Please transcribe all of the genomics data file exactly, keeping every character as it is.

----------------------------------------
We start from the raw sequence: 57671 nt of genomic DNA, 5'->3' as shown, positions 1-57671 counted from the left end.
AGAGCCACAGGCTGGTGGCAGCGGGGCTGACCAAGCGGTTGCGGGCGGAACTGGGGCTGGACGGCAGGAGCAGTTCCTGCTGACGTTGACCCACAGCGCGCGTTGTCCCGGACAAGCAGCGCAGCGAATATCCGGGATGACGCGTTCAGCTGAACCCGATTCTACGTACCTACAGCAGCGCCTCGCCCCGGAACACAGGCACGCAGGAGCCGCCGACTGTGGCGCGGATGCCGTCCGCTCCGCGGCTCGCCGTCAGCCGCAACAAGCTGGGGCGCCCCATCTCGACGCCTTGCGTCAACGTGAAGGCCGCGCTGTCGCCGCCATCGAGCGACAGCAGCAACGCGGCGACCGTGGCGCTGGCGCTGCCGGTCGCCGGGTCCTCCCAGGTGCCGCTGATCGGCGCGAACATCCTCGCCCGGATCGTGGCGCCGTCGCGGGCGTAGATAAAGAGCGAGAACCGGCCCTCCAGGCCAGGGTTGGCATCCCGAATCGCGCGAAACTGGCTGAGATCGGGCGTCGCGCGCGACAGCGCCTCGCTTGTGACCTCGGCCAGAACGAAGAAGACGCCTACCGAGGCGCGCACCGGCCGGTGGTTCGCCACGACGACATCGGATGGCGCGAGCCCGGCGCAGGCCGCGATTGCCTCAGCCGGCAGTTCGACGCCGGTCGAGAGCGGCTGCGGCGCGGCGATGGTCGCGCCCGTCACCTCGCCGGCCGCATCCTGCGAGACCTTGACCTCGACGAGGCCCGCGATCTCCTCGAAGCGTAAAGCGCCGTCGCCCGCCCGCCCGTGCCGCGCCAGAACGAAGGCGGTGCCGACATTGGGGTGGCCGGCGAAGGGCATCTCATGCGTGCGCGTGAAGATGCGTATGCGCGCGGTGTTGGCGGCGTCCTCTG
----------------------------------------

We start from the raw sequence: 57671 nt of genomic DNA, 5'->3' as shown, positions 1-57671 counted from the left end.
AGAGCCACAGGCTGGTGGCAGCGGGGCTGACCAAGCGGTTGCGGGCGGAACTGGGGCTGGACGGCAGGAGCAGTTCCTGCTGACGTTGACCCACAGCGCGCGTTGTCCCGGACAAGCAGCGCAGCGAATATCCGGGATGACGCGTTCAGCTGAACCCGATTCTACGTACCTACAGCAGCGCCTCGCCCCGGAACACAGGCACGCAGGAGCCGCCGACTGTGGCGCGGATGCCGTCCGCTCCGCGGCTCGCCGTCAGCCGCAACAAGCTGGGGCGCCCCATCTCGACGCCTTGCGTCAACGTGAAGGCCGCGCTGTCGCCGCCATCGAGCGACAGCAGCAACGCGGCGACCGTGGCGCTGGCGCTGCCGGTCGCCGGGTCCTCCCAGGTGCCGCTGATCGGCGCGAACATCCTCGCCCGGATCGTGGCGCCGTCGCGGGCGTAGATAAAGAGCGAGAACCGGCCCTCCAGGCCAGGGTTGGCATCCCGAATCGCGCGAAACTGGCTGAGATCGGGCGTCGCGCGCGACAGCGCCTCGCTTGTGACCTCGGCCAGAACGAAGAAGACGCCTACCGAGGCGCGCACCGGCCGGTGGTTCGCCACGACGACATCGGATGGCGCGAGCCCGGCGCAGGCCGCGATTGCCTCAGCCGGCAGTTCGACGCCGGTCGAGAGCGGCTGCGGCGCGGCGATGGTCGCGCCCGTCACCTCGCCGGCCGCATCCTGCGAGACCTTGACCTCGACGAGGCCCGCGATCTCCTCGAAGCGTAAAGCGCCGTCGCCCGCCCGCCCGTGCCGCGCCAGAACGAAGGCGGTGCCGACATTGGGGTGGCCGGCGAAGGGCATCTCATGCGTGCGCGTGAAGATGCGTATGCGCGCGGTGTTGGCGGCGTCCTCTG